Beneath the heavy chandeliers and portraits of the city s industrial forefathers hanging in the Toledo Club, Fred Bostleman lunches each Wednesday with a group of fellow retirees.
The men talk about the one thing missing from the ornate dining room they cherish: new members.
Where are all the people? What do you have to do to bring them in here? wonders Mr. Bostleman, 86. It s not going to continue with the road it s on. You just hate like hell to see it shut down.
Presidential aspirants claim America has roared back to a gilded age. About 30 percent of the national income belongs to just 5 percent of the population, according to IRS data.
That level of inequality last surfaced during an era of phonographs, bob haircuts, and bath tub gin, when bootleggers could sneak liquor into the Toledo Club through an elevator shaft now hidden by a scarlet curtain.
Yet the nation s gilded renaissance has not revived the Toledo institutions from that storied era. With a city focused on the painful disappearance of blue-collar jobs, few noticed the degree to which white-collar jobs also vanished.
The ornate doorway on 14th is no longer the club s main entrance.
Between 1997 and 2006, metropolitan Toledo lost 570 CEOs and 7,710 managers, more than 40 percent of each group, according to surveys by the Bureau of Labor Statistics. Those losses are most visible at the centers of business and civic affairs.
The Toledo Club has about 850 members. It lowered fees earlier this year, hoping to stem a membership decline by bringing in a younger generation. Club members recently were charged a $1,000 assessment beyond their monthly dues to help bolster finances.
The club also launched a $500,000 capital campaign to improve athletic facilities and spruce up the building.
After choosing to open its once-restricted French doors to the public, the club now derives about 80 percent of its revenues from hosting banquets, said John Nowowiejski, the food and beverage director.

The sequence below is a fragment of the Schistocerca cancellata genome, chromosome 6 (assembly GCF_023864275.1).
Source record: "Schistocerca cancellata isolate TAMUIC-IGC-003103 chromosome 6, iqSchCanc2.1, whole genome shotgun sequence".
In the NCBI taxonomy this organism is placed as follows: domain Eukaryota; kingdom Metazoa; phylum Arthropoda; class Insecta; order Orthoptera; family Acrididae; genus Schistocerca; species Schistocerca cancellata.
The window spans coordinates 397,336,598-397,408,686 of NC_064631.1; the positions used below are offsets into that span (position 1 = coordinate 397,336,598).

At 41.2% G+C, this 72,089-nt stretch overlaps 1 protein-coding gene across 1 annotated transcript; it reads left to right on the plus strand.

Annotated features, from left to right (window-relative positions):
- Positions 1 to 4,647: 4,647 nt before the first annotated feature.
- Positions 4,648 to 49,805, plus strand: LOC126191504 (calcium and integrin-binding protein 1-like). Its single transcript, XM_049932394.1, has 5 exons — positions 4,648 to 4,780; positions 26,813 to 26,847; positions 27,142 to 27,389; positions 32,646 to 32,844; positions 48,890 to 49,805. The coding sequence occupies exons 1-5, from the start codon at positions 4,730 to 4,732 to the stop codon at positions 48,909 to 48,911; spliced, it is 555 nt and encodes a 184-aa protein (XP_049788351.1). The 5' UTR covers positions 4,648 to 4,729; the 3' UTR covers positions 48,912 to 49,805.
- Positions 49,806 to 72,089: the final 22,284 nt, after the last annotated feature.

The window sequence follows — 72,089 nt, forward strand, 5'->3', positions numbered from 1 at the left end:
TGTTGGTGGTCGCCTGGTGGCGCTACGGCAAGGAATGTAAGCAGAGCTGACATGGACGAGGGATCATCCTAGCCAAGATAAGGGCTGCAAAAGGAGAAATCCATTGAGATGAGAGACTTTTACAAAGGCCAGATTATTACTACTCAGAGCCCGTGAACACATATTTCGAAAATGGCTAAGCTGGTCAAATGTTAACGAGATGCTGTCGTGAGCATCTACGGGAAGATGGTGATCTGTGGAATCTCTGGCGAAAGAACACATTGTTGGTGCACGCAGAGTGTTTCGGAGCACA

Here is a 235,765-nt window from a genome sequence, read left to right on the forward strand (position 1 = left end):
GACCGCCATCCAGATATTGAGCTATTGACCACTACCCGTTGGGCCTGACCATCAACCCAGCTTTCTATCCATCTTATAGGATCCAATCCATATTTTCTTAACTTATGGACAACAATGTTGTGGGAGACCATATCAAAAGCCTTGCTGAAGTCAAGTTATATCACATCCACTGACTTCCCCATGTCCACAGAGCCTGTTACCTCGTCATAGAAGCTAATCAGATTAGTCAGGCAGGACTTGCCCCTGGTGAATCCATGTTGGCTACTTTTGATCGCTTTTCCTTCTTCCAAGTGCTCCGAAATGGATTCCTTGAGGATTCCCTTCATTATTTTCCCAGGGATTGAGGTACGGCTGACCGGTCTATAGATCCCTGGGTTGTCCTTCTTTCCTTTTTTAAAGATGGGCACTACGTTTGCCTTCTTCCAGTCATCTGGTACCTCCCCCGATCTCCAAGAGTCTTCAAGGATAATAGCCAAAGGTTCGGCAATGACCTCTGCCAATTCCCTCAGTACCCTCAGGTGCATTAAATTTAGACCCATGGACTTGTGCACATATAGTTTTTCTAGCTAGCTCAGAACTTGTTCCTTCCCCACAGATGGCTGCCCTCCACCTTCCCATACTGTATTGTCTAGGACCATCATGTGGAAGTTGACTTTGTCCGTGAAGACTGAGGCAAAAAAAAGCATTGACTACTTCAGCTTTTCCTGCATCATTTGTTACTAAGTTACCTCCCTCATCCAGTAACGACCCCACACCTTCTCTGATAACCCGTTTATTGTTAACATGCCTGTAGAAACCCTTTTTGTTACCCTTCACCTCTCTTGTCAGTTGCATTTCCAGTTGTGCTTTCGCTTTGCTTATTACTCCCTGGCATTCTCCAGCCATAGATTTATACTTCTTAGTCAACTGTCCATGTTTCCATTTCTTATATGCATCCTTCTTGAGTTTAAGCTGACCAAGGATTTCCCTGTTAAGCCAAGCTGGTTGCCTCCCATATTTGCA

The 118-year-old club applied earlier this year to establish a foundation that would receive gifts from the estates of soon-to-be departed members and donations to maintain the historic downtown club at Madison Avenue and 14th Street.
John Nowowiejski, food and beverage director of the Toledo Club, says 80 percent of the club s revenue is now derived from hosting banquets for outside organizations and other groups.
We re not closing tomorrow, but clearly the trends are not in our favor, said Dirk VanHeyst, president of the club s board of directors. But there s a commitment by the board, the management, and the members to continue the Toledo Club.
A foundation to help preserve the Toledo landmark may be the vehicle that restores the club to its past grandeur. Such a foundation has been used before successfully.
Members of the Metropolitan Club in New York City make monthly tax-deductible donations to the 1 East 60th Foundation, which helps maintain the historic Manhattan club at 1 East 60th St., at Fifth Ave.
The problem extends to the plush greens of clubs outside the downtown. The Toledo Country Club, the Inverness Club, the Sylvania Country Club, and the Belmont Country Club in Perrysburg Township each racked up six-figure operating deficits in recent years, according to tax filings for the nonprofit clubs.
In fiscal 2005, the most recent year available, the Toledo Country Club lost $151,397, and the Belmont Country Club lost $234,486. A year earlier, the Sylvania Country Club lost $117,320, and the Inverness Club lost $346,621.
The imposing Toledo Club building looms over the intersection of Madison Avenue and 14th Street in the western reaches of downtown Toledo.
And the consequences affect people who have never golfed at Inverness, nor tasted the creamy tomato soup from the Toledo Club.
The mean salary of the 730 remaining CEOs approaches $144,130, more than four times a typical resident s earnings. The Bureau of Labor Statistics counts CEOs as heads of companies, nonprofits, and government agencies.
The area s 11,050 managers who range from executives to legislators to school board administrators average $84,330.
Because Toledo levies a 2.25 percent tax on incomes, higher salaries translate into more money for police, fire, and basic city services. As of June, Toledo spent $162.4 million, $2.2 million more than it collected in taxes. No question is this a major effect, along with the loss of manufacturing jobs, says Toledo City Councilman George Sarantou, chairman of the finance and budget committee.